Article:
Swaziland is the country with the highest HIV prevalence globally, with 26.1 percent of its adult population being HIV-positive. It is also largely dependent on external donors for funding of its ARV programmes. During the 5th IAS Conference on HIV Pathogenesis, Treatment and Prevention, which was held in Cape Town, South Africa in July 2009, the Swaziland government revealed that it had to lower its 2011 treatment coverage target from 60 to 50 percent because of dwindling support from external donors. NGOs in the country are also suffering as a result of funding cuts from various donors. Swaziland National Network of People Living with HIV/AIDS, an NGO that receives its funding from the Global Fund through the National Emergency Response Council on HIV and AIDS, had its budget reduced from US$130 000 in 2008 to US$100 000 in 2009. Another recipient of Global Fund support, The National TB Programme, has had its five-year budget of US$13 million reduced by 10 percent. On a positive note, however, PEPFAR has pledged US $30 million to the country’s fight against HIV and AIDS.


    Approximately 96 percent of Uganda’s ARV programmes are funded by European and US donors. Of these, the two major contributors are the Global Fund and PEPFAR. An accredited Ugandan doctor, who was quoted in the media on condition of anonymity, has commented that the economic crisis has forced some donors to reduce funding, hence financially affecting local organisations that cater for people living with HIV and AIDS. Dr. Kihumuro Apuuli, the director general of the Uganda AIDS Commission (UAC), has also stated that the future may be quite bleak if the economic crisis continues, and has called for the creation of an HIV and AIDS ‘trust fund’. This comes amidst rumours that PEPFAR is considering withdrawing its funding to the country. Apuuli said: “We need to start a trust fund for HIV and AIDS in the country such that tomorrow, when Global Fund and Americans pull out, we can have a fallback position.”


    Despite PEPFAR providing US$313.4 million in 2008 to the Tanzanian government, it had to cut its HIV and AIDS budget by 25 percent for the 2009-10 financial year. This will affect over 70 percent of people on ARV treatment in the next 12 months. Many organisations have commented that they have not received any funding since April 2009, hampering their HIV and AIDS, TB and malaria initiatives.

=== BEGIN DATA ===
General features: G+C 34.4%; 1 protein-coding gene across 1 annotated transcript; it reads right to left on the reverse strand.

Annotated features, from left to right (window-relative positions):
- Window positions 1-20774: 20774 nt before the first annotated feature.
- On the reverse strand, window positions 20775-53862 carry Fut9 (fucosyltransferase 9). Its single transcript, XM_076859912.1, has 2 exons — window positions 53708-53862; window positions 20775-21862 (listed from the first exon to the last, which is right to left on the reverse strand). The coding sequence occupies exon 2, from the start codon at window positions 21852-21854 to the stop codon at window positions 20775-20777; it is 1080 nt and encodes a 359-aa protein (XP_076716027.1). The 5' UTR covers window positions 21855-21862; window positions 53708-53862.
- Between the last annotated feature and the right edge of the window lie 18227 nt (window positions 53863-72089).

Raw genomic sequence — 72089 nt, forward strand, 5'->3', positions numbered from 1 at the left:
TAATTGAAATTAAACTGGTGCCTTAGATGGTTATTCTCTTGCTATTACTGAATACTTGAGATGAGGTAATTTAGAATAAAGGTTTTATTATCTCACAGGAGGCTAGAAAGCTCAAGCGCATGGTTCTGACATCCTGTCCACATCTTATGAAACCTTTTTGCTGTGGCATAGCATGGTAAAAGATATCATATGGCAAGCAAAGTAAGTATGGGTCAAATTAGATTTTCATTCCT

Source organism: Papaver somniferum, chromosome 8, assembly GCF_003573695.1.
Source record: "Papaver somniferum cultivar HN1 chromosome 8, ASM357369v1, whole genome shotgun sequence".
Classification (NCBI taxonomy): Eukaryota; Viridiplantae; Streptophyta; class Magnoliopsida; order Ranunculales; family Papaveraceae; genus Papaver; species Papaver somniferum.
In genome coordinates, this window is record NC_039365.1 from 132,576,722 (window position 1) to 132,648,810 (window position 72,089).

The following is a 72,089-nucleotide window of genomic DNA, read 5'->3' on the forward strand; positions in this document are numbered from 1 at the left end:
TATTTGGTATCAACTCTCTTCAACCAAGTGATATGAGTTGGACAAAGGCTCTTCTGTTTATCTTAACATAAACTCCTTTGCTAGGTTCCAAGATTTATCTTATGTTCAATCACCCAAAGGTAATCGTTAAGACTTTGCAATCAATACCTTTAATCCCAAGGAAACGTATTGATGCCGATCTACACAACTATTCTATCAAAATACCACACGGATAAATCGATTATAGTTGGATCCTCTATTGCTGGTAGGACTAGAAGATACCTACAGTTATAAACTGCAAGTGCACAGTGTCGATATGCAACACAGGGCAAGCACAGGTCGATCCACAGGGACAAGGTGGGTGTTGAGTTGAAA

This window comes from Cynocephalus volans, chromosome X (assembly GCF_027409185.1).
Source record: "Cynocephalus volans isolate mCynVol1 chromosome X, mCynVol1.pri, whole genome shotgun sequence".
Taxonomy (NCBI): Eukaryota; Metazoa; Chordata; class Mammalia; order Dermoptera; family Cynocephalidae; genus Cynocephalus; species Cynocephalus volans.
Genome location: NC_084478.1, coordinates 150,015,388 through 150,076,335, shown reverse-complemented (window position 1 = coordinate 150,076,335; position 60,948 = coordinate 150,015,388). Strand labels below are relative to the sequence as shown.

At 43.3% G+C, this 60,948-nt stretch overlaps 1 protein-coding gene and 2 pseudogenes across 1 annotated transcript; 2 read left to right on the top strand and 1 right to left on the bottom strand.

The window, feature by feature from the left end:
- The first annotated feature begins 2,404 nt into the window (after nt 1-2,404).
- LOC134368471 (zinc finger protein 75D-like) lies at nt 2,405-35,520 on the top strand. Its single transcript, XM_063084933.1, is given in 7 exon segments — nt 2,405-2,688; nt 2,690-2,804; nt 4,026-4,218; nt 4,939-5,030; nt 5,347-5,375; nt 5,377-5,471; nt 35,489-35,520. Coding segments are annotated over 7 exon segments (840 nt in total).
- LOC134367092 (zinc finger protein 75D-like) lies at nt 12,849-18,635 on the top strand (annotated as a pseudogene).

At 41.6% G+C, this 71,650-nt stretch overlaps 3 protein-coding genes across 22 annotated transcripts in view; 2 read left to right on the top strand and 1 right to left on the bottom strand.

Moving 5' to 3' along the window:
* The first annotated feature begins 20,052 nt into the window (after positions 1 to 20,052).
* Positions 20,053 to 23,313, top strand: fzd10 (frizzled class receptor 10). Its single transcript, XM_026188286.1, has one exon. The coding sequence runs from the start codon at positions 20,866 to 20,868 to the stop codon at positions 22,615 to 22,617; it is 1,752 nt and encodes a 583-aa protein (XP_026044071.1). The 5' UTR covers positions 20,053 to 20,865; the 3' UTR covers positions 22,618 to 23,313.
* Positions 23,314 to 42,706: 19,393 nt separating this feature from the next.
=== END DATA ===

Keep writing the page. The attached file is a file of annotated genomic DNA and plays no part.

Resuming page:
The way forward

    Despite countries being adversely affected by reductions in donor funding, all is not lost, as there are numerous measures that can be implemented to mitigate the effects of the economic crisis. The report ‘The Global Economic Crisis and HIV Prevention and Treatment Programmes: Vulnerabilities and Impact’ makes various constructive suggestions to address the current financial turmoil.

    It suggests that funding gaps and consequent treatment interruptions need to be addressed. In order to prevent treatment interruptions, countries with a high reliance on external funding should identify probable cash-flow interruptions and work with international partners to provide bridge financing. This can be can be done by implementing an early warning system by which treatment interruptions can be tracked, as well as devising a mechanism by which countries can have access to short-term emergency ARVs. ARV Access for Africa (AA4A) is an example of an organisation that provides emergency ARVs which it can mobilise within 24 hours and can reach 80 percent of sub-Saharan Africa destinations within one week.